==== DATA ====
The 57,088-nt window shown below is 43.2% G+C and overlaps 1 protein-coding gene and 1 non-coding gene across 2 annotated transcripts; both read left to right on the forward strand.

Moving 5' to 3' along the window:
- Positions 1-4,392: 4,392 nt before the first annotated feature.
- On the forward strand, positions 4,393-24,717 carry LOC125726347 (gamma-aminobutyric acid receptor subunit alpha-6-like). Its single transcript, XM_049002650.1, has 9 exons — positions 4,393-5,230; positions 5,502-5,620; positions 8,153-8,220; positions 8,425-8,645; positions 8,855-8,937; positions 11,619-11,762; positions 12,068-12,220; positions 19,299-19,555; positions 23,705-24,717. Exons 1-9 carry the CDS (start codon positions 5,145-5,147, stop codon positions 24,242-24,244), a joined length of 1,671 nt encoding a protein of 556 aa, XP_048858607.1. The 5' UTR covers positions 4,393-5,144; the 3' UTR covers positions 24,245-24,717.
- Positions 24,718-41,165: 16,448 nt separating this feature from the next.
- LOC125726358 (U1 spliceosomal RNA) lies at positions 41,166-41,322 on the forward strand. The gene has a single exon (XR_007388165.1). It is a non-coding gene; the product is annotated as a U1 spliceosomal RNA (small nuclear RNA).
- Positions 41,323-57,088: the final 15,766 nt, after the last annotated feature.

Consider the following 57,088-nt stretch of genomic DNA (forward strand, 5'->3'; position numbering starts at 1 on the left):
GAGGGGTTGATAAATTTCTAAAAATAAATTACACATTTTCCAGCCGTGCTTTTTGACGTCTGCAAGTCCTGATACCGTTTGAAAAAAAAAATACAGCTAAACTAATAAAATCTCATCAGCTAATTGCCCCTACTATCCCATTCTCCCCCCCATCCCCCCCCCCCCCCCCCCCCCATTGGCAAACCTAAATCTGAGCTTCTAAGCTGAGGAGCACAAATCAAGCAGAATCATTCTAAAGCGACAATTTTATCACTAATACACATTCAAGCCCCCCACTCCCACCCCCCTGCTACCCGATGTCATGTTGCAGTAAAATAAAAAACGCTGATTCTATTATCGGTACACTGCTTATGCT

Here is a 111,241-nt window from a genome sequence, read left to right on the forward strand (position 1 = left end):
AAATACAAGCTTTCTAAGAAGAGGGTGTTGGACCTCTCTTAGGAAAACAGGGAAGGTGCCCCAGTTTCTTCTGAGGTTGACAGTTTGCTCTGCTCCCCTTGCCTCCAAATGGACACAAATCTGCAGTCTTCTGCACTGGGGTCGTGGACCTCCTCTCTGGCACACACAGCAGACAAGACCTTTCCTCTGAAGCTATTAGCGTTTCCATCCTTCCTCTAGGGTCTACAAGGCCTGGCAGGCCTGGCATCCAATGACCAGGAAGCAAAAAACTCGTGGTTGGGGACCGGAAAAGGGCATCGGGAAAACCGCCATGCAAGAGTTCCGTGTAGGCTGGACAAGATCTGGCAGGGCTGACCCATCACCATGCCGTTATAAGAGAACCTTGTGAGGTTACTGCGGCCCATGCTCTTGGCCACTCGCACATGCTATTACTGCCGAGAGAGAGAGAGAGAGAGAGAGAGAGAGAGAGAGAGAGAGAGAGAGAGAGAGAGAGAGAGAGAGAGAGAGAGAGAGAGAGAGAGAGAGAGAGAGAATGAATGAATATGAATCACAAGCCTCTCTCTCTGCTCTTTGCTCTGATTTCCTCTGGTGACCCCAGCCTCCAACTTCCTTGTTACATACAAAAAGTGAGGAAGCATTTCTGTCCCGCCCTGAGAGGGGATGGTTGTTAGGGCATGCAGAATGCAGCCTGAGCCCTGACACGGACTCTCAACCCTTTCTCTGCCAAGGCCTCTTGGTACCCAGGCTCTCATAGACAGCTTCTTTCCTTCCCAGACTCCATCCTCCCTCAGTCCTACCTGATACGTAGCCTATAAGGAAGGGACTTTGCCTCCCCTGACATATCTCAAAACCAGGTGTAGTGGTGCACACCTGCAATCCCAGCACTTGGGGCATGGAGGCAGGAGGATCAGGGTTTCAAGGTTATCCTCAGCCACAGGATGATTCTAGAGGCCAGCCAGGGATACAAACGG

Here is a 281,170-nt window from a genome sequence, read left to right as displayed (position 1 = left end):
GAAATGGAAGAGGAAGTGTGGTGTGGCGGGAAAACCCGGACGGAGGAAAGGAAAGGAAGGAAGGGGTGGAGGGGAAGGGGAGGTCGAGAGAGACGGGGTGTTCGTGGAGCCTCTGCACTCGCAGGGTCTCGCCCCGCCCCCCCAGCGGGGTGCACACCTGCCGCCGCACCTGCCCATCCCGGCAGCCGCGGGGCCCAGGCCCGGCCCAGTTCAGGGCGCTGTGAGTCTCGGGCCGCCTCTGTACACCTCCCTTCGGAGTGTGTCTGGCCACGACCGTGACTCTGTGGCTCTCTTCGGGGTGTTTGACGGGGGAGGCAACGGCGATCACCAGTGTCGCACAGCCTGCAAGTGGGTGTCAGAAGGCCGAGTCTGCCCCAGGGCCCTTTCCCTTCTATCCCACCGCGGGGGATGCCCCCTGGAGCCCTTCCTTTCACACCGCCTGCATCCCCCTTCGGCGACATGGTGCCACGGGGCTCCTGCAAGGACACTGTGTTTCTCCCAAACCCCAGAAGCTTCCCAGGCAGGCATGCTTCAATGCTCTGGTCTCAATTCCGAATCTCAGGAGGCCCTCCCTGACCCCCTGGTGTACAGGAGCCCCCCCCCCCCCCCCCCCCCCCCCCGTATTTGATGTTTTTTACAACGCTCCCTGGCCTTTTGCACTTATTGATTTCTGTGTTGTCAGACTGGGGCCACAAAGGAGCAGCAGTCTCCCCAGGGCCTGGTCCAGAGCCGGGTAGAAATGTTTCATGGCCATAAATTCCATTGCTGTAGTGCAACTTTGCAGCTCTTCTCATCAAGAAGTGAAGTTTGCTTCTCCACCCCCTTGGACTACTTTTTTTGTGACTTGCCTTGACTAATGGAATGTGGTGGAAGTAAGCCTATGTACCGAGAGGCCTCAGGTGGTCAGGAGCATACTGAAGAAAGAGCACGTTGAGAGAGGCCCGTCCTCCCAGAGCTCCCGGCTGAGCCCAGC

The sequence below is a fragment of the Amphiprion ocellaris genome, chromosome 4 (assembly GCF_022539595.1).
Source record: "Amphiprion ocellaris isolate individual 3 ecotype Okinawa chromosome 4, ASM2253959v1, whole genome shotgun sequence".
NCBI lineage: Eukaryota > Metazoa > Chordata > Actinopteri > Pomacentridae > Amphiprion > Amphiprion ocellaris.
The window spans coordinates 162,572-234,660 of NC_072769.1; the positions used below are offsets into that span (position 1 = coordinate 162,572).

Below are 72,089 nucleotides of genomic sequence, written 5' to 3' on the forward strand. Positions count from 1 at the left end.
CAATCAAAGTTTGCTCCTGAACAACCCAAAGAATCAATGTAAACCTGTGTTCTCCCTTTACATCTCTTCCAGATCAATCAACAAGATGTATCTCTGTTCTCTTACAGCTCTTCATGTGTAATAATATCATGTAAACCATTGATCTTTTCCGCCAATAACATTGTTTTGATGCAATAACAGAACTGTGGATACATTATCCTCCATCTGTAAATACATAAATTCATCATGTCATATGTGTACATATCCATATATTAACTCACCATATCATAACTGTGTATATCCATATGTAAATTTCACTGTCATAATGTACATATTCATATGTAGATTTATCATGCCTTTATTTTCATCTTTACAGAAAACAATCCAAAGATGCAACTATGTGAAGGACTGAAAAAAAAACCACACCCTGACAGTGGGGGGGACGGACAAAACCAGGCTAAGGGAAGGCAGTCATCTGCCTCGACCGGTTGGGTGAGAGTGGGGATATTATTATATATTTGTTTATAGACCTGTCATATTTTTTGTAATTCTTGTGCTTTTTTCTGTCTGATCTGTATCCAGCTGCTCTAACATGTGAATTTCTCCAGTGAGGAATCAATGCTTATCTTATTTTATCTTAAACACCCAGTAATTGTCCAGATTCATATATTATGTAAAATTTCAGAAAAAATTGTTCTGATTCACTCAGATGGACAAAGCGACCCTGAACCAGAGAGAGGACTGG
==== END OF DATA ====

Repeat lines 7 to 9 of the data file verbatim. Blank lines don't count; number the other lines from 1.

- Positions 41,323-57,088: the final 15,766 nt, after the last annotated feature.

Consider the following 57,088-nt stretch of genomic DNA (forward strand, 5'->3'; position numbering starts at 1 on the left):
GAGGGGTTGATAAATTTCTAAAAATAAATTACACATTTTCCAGCCGTGCTTTTTGACGTCTGCAAGTCCTGATACCGTTTGAAAAAAAAAATACAGCTAAACTAATAAAATCTCATCAGCTAATTGCCCCTACTATCCCATTCTCCCCCCCATCCCCCCCCCCCCCCCCCCCCCATTGGCAAACCTAAATCTGAGCTTCTAAGCTGAGGAGCACAAATCAAGCAGAATCATTCTAAAGCGACAATTTTATCACTAATACACATTCAAGCCCCCCACTCCCACCCCCCTGCTACCCGATGTCATGTTGCAGTAAAATAAAAAACGCTGATTCTATTATCGGTACACTGCTTATGCT